Neurophysiological processes reflecting the effects of the immediate past during the dynamic management of actions

Publikation: Beitrag in FachzeitschriftForschungsartikelBeigetragenBegutachtung



In recent years, there has been many efforts to establish a comprehensive theoretical framework explaining the working mechanisms involved in perception-action integration. This framework stresses the importance of the immediate past on mechanisms supporting perception-action integration. The present study investigates the neurophysiological principles of dynamic perception-action bindings, particularly considering the influence of the immediate history on action control mechanisms. For this purpose, we conducted an established stimulus-response binding paradigm during EEG recording. The SR-task measures stimulus-response binding in terms of accuracy and reaction time differences depending on the degree of feature overlap between conditions. Alpha, beta and theta band activity in distinct time domains as well as associated brain regions were investigated applying time-frequency analyses, a beamforming approach as well as correlation analyses. We demonstrate, for the first time, interdependencies of neuronal processes relying on the immediate past. The reconfiguration of an action seems to overwrite immediately preceding processes. The analyses revealed modulations of theta (TBA), alpha (ABA) and beta band activity (BBA) in connection with fronto-temporal structures supporting the theoretical assumptions of the considered conceptual framework. The close interplay of attentional modulation by gating irrelevant information (ABA) and binding and retrieval processes (TBA) is reflected by the correlation of ABA in all pre-probe-intervals with post-probe TBA. Likewise, the role of BBA in maintaining the event file until retrieval is corroborated by BBA preceding the TBA-associated retrieval of perception-action codes. Following action execution, TBA shifted towards visual association cortices probably reflecting preparation for upcoming information, while ABA and BBA continue to reflect processes of attentional control and information selection for goal-directed behavior. The present work provides the first empirical support for concepts about the neurophysiological mechanisms of dynamic management of perception and action.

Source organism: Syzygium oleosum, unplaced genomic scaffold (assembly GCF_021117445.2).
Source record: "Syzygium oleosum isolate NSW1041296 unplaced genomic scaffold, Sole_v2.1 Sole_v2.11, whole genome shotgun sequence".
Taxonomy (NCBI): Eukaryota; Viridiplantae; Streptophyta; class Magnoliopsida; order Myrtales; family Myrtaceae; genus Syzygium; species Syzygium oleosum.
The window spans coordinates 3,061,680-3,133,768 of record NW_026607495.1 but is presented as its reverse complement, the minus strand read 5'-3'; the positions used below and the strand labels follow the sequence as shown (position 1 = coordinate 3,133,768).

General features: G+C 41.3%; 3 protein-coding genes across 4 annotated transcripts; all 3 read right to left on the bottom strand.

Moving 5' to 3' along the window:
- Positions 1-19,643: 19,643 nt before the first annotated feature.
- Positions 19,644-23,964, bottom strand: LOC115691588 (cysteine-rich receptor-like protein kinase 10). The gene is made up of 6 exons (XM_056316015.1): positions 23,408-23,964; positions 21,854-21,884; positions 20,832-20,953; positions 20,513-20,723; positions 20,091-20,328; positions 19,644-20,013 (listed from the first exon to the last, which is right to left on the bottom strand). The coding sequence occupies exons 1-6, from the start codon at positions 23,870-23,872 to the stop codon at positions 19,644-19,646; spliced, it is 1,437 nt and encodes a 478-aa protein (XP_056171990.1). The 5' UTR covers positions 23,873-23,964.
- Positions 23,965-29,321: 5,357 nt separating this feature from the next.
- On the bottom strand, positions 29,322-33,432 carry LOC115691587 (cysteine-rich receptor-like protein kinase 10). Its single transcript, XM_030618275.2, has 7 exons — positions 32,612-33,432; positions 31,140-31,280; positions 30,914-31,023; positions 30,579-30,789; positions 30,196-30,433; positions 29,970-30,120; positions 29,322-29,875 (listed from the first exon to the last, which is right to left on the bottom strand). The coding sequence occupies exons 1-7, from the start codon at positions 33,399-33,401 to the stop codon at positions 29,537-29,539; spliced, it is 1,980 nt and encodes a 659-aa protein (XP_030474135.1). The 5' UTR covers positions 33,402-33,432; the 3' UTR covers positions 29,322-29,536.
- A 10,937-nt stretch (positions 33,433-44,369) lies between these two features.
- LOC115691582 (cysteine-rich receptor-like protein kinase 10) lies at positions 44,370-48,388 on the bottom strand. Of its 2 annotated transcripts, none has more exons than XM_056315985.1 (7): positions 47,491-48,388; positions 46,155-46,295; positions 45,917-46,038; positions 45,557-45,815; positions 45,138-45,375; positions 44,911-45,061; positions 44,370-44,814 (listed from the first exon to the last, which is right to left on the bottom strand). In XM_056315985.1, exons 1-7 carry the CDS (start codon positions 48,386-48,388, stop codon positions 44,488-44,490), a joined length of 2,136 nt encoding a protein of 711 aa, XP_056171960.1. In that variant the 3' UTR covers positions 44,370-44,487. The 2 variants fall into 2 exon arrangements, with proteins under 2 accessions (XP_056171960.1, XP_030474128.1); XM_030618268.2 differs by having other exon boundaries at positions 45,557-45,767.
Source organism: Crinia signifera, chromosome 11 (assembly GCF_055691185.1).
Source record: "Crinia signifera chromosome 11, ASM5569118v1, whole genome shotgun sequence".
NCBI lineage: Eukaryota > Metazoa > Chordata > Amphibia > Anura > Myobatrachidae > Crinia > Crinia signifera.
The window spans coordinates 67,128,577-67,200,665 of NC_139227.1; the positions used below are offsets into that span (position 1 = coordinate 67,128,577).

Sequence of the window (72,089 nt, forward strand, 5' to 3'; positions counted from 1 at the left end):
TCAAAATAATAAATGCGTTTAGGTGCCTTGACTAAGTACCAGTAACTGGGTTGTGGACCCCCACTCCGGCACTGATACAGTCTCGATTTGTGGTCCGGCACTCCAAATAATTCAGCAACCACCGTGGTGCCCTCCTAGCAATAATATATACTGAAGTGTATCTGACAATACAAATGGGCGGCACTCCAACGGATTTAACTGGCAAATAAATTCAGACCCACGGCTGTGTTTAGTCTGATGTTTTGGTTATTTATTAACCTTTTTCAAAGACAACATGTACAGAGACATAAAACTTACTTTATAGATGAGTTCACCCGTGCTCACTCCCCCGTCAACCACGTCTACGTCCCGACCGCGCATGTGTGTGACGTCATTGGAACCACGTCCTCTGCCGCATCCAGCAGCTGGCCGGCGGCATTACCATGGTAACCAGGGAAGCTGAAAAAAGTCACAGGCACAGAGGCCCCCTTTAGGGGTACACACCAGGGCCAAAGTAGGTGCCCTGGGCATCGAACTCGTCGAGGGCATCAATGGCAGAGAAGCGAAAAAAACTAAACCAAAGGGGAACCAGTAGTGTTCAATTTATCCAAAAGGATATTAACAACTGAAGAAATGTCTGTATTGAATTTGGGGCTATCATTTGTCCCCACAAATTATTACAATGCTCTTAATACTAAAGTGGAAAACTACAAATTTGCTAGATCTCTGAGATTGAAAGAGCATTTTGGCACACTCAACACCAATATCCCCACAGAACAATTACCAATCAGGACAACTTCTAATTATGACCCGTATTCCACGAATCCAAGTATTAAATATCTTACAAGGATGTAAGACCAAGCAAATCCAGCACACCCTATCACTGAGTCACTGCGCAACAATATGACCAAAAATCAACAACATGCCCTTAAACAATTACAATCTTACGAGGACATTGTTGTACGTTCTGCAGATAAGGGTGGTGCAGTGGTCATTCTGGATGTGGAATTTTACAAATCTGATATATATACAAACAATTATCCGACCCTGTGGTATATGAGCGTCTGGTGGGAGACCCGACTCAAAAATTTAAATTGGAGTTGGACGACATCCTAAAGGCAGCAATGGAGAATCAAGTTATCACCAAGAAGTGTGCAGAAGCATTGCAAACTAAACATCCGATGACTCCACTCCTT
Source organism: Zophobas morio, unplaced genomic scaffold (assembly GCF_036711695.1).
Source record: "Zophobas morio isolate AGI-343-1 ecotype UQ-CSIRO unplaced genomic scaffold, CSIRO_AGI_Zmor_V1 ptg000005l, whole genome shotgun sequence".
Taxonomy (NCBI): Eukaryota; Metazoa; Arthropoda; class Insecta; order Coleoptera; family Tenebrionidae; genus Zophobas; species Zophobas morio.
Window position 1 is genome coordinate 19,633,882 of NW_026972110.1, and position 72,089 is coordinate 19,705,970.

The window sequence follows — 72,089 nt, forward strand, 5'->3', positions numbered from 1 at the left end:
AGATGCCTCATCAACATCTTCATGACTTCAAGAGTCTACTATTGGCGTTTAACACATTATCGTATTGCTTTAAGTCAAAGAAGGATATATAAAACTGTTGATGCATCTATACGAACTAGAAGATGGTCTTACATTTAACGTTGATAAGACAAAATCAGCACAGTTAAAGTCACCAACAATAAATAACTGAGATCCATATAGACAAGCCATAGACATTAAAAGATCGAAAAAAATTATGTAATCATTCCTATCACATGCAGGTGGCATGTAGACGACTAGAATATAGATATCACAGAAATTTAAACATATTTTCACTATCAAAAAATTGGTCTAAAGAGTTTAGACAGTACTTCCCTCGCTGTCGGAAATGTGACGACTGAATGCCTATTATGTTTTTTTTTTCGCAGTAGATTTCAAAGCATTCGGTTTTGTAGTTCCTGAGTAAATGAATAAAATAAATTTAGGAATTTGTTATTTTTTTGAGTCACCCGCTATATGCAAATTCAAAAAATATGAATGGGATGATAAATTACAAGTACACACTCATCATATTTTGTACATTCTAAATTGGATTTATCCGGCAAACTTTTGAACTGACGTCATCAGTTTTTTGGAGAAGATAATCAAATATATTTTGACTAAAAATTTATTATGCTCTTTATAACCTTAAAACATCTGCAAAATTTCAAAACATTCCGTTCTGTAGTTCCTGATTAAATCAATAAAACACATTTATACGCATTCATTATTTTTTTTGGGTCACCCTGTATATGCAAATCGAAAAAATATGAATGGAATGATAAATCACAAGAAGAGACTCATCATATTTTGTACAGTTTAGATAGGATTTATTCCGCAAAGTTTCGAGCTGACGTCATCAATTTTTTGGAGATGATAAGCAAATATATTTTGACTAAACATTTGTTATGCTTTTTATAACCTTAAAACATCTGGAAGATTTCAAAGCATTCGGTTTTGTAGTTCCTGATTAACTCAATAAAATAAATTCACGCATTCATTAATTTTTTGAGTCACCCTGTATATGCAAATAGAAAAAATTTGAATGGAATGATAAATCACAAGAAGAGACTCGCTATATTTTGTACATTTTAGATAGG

PublikationsstatusVeröffentlicht - März 2024

Externe IDs

PubMed 38280691
ORCID /0000-0002-7155-1067/work/153652840
ORCID /0000-0002-2989-9561/work/153654424



  • Action control, BRAC, Event file, Frequency bands, Immediate past, TEC, Brain, Humans, Cerebral Cortex, Electroencephalography, Attention/physiology